Following on from the Berlin Closed Substance Cycle and Waste Management Act (1999) and Berlin Waste Management Strategy (2011), whose main objective is to develop a modern, closed-loop waste management system, the City of Berlin has implemented measures and initiatives to help increase the recycled waste quantity from 445,000 tonnes in 1996 (20.9% of total waste) to 624,000 tonnes in 2012 (42.2%).xxvii The Strategy further sets ambitious climate protection targets, including that of additional annual reduction of 1.1 million tonnes of CO2e by 2020 (about 25% of the reduction in total Berlin’s GHG emissions over 2010-2020). This is to be achieved not only through high-quality recycling and cleaner recovery of waste, but also through an improved, environmentally responsible public procurement system, valued at EUR 4-5 billion annually across the city government agencies.
In 2010 the Berlin House of Representatives passed the Berlin Public Procurement Act (BerlAVG). This obliges all public purchasing offices in Berlin to take environmental criteria into consideration for their procurement, including lifecycle costs. In 2013, the “Decree on the application of regulations for environmentally-friendly purchases and order placements for deliveries, construction work and services” (VwVBU)xxviii came into force. It establishes minimum environmental criteria for the acquisition of relevant products, construction work and services in the form of datasheets, constraints on purchases, and specifications for the evaluation of tenders by calculating lifecycle costs for electric appliances, vehicles, and buildings.
With this administrative regulation in place, municipal bodies have become a driving force for innovation in numerous sectors by promoting the use of sustainable, energy-efficient products which have a limited lifecycle impact on the climate, the environment and public health, and which are produced under fair labour conditions. The regulation contains stringent environmental criteria, such as minimum standards taking into account lifecycle costs or direct restrictions on certain types of products procurement for office materials, office equipment, cleaning agents and cleaning services, road vehicles, large-scale events, tenders for power supplies, the planning of office buildings, and for the recycling of commercial waste.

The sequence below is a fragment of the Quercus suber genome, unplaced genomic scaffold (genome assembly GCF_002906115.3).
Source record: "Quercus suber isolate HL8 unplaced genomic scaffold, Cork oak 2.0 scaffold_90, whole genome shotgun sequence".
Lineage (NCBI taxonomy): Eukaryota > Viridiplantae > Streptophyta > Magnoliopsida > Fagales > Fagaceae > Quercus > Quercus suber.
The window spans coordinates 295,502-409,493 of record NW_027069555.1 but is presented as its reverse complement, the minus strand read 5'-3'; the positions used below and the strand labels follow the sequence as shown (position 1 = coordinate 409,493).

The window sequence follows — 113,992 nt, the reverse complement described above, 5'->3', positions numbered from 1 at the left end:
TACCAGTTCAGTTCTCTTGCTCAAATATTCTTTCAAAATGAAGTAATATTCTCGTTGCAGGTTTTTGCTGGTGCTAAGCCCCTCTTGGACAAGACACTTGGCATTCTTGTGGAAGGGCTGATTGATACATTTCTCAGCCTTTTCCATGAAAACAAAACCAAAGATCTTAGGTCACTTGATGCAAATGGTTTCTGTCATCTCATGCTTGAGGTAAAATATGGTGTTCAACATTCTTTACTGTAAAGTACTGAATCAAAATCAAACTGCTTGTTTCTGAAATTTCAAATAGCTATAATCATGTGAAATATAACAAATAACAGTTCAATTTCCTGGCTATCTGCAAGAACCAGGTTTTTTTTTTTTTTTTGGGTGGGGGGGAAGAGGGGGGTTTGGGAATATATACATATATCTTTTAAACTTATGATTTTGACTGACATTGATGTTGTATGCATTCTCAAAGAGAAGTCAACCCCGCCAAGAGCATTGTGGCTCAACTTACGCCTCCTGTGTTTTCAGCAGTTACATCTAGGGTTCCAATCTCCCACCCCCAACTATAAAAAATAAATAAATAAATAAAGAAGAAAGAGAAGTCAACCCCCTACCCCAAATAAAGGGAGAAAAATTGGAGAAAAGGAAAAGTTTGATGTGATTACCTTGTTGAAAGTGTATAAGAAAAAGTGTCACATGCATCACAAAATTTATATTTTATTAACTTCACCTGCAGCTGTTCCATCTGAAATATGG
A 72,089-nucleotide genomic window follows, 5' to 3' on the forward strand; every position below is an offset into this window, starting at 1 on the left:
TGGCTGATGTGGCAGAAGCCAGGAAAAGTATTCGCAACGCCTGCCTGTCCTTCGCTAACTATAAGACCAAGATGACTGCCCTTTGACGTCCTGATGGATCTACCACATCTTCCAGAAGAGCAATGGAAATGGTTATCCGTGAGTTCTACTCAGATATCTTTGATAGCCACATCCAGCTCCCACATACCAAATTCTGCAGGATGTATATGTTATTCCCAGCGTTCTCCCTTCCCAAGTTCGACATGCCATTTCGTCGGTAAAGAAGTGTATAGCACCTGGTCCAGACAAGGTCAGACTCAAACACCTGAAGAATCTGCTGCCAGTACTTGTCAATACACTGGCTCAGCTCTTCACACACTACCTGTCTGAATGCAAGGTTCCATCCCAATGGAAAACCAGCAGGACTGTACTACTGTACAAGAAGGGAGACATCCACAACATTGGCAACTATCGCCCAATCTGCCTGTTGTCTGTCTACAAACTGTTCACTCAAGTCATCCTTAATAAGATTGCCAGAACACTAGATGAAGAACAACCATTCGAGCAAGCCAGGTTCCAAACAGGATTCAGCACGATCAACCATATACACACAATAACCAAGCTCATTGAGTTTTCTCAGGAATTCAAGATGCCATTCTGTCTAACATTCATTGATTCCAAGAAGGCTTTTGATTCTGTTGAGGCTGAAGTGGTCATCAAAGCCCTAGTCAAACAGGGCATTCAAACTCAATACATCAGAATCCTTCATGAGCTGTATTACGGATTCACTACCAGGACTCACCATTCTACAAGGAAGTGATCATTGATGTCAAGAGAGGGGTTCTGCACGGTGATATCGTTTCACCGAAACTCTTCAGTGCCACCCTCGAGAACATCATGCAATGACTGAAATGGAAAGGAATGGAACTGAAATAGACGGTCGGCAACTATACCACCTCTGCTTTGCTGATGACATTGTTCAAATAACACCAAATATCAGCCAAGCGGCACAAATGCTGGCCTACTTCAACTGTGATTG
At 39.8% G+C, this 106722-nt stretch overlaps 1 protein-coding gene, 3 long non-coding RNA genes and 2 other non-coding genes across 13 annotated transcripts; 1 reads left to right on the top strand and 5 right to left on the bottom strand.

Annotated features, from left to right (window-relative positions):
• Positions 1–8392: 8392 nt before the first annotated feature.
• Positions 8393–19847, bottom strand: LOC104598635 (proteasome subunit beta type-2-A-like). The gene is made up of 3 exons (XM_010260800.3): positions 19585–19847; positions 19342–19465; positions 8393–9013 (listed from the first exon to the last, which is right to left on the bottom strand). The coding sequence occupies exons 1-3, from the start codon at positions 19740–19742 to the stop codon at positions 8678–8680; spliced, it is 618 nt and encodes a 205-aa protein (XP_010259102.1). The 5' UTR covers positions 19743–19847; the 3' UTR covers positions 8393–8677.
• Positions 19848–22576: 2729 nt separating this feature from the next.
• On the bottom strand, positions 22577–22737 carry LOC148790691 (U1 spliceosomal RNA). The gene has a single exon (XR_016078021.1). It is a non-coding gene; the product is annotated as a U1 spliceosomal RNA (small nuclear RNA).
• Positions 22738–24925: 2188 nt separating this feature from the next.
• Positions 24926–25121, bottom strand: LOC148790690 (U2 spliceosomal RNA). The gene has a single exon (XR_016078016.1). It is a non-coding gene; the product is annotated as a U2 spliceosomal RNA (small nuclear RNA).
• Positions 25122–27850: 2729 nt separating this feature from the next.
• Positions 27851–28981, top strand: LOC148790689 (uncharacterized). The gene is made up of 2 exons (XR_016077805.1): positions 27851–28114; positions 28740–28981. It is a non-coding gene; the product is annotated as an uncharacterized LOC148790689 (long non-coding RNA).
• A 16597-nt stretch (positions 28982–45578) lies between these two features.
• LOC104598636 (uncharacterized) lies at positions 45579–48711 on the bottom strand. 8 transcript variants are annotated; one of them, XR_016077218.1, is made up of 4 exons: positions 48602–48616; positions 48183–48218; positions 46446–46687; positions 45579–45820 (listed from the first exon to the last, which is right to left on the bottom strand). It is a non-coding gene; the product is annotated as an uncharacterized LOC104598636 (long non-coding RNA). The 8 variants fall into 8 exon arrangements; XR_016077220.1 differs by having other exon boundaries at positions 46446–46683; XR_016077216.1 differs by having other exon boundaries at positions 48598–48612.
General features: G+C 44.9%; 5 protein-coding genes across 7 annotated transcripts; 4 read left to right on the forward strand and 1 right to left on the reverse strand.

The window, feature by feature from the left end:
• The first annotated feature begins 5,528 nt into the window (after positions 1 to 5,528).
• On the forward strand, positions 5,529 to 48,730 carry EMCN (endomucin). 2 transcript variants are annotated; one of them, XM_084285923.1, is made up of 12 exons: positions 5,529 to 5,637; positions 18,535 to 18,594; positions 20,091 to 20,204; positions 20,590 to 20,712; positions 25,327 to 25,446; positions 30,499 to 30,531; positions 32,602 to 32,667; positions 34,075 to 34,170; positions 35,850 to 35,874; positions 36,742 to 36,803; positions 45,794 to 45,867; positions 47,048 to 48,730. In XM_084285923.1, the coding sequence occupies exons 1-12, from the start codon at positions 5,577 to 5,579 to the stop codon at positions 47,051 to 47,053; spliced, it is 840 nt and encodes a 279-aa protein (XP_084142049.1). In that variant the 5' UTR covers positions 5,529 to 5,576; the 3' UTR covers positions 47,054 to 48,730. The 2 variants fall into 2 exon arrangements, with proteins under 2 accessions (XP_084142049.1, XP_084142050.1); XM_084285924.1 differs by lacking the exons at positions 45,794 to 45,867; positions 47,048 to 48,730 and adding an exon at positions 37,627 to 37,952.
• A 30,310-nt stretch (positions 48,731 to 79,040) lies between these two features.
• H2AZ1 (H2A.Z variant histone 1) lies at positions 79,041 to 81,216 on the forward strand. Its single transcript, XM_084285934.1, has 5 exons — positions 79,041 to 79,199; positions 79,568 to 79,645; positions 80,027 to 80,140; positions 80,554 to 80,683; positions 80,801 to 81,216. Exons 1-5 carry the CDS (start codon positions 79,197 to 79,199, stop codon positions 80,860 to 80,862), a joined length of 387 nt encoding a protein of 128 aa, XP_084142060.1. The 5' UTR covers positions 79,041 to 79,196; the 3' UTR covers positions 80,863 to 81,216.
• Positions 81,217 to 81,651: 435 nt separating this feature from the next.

Reasons for success
Berlin is taking an active role to contribute towards more efficient manufacturing and product design by including sustainability requirements in all government procurements. The size of the Government as the largest purchasing entity makes it a formidable agent of change, which spreads the benefits to all stakeholders in the production chain.xxix
C40 Good Practice Guides
C40's Good Practice Guides offer mayors and urban policymakers roadmaps for tackling climate change, reducing climate risk and encouraging sustainable urban development. With 100 case studies taken from cities of every size, geography and stage of development around the world, the Good Practice Guides provide tangible examples of climate solutions that other cities can learn from.
The Waste to Resources Good Practice Guide is available for download here. The full collection of C40 Good Practice Guides is available for download here.
All references can be found in the full guide.
- Key Impact
- Municipal bodies have become a driving force for innovation in numerous sectors by promoting the use of durable, energy-efficient products which have a limited lifecycle impact on the climate, environment and public health, produced under fair conditions
- Emissions Reduction
- The Strategy further sets ambitious climate protection targets, including that of additional annual reduction of 1.1 million tonnes of CO2e by 2020 (about 25% of the reduction in total Berlin’s GHG emissions over 2010-2020)
- Financial Savings
- Berlin's improved, environmentally responsible public acquisition system, is worth every year around EUR 4-5 billion across the official bodies in the city